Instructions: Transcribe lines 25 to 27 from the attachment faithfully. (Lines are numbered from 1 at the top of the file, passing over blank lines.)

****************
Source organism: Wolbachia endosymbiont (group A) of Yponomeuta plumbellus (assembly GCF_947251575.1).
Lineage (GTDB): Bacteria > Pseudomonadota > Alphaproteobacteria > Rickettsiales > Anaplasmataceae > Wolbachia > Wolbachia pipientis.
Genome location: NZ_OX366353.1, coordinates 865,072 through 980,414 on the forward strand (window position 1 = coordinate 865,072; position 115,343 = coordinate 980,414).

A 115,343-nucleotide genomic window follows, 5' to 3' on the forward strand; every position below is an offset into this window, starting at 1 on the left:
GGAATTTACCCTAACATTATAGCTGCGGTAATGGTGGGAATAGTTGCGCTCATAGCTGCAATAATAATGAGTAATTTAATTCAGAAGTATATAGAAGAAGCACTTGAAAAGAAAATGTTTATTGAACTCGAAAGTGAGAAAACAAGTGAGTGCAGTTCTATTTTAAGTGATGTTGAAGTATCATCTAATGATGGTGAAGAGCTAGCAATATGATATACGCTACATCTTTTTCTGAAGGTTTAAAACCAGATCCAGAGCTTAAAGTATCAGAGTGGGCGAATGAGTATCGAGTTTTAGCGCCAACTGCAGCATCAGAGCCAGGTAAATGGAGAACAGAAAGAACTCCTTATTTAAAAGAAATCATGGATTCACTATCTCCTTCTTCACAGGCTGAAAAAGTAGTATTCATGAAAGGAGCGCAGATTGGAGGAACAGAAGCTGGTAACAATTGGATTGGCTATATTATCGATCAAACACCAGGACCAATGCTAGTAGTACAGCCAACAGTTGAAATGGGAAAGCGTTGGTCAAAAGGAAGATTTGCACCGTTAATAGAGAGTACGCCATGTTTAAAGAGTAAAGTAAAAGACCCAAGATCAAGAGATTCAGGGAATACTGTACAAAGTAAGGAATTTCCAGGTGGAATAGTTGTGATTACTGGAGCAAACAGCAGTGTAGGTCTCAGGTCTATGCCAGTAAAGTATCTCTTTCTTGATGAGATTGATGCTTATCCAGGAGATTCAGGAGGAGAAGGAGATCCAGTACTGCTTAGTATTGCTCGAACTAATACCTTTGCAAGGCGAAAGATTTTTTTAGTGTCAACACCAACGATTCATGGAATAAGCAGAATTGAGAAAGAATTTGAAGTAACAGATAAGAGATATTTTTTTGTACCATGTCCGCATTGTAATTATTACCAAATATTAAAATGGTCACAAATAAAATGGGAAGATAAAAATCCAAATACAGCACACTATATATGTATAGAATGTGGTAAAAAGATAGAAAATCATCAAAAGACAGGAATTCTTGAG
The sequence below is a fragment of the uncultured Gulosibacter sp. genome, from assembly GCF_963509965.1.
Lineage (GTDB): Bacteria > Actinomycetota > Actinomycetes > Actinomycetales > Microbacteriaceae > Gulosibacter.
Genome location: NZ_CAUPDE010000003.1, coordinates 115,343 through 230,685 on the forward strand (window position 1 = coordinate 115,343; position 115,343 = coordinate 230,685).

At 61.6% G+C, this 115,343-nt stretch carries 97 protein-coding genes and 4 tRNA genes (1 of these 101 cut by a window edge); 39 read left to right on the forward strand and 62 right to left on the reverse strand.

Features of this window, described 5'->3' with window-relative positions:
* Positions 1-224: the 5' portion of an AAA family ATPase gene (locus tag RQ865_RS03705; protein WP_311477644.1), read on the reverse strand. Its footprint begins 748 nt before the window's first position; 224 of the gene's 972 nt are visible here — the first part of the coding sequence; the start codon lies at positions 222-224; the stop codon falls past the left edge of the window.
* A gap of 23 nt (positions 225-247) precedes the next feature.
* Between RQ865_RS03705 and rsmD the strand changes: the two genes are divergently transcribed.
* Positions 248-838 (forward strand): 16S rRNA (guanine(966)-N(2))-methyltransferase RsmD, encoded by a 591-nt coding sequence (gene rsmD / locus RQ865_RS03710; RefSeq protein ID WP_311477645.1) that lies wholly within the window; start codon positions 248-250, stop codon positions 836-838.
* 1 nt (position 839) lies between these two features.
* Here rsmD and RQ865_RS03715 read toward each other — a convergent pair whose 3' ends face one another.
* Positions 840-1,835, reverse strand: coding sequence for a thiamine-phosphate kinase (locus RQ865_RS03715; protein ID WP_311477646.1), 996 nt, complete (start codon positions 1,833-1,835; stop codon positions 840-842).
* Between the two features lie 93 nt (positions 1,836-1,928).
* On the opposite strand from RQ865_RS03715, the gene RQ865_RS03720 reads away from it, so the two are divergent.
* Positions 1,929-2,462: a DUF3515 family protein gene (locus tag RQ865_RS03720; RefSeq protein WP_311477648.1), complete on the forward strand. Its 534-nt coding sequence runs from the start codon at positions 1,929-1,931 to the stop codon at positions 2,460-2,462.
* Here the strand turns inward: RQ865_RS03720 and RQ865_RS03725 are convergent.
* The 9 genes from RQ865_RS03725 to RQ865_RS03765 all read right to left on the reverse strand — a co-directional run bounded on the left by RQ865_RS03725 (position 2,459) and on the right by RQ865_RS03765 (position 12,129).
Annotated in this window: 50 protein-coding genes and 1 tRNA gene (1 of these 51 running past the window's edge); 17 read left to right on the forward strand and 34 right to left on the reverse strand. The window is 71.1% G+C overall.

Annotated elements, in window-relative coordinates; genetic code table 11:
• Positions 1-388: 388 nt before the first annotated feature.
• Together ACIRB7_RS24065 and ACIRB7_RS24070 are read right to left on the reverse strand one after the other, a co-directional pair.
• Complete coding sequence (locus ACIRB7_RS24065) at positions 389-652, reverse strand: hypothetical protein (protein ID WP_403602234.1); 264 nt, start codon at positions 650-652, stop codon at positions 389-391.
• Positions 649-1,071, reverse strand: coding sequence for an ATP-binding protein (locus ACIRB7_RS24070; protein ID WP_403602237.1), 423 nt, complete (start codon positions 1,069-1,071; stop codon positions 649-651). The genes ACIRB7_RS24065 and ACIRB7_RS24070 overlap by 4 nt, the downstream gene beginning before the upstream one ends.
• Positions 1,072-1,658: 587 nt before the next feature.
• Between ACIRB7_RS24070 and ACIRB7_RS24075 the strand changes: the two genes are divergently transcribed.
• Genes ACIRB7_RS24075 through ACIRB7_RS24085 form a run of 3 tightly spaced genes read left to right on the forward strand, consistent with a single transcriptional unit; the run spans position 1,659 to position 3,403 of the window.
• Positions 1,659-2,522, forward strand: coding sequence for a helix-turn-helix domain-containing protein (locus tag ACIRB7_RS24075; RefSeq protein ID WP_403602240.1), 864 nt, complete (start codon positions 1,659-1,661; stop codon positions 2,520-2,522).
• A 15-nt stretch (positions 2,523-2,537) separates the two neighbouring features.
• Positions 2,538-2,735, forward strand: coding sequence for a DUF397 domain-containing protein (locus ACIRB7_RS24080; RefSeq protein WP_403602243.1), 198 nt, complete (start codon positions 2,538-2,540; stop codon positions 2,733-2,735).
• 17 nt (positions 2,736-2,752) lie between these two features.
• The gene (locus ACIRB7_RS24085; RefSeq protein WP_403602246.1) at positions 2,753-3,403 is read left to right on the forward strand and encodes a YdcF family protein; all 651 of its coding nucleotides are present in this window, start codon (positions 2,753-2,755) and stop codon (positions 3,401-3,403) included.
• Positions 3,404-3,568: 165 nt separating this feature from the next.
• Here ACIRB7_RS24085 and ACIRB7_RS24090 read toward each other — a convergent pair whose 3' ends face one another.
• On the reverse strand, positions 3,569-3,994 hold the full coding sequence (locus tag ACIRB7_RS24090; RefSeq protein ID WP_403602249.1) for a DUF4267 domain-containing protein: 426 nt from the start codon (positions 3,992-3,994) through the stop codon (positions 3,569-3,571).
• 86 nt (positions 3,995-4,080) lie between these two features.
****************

• Positions 1-388: 388 nt before the first annotated feature.
• Together ACIRB7_RS24065 and ACIRB7_RS24070 are read right to left on the reverse strand one after the other, a co-directional pair.
• Complete coding sequence (locus ACIRB7_RS24065) at positions 389-652, reverse strand: hypothetical protein (protein ID WP_403602234.1); 264 nt, start codon at positions 650-652, stop codon at positions 389-391.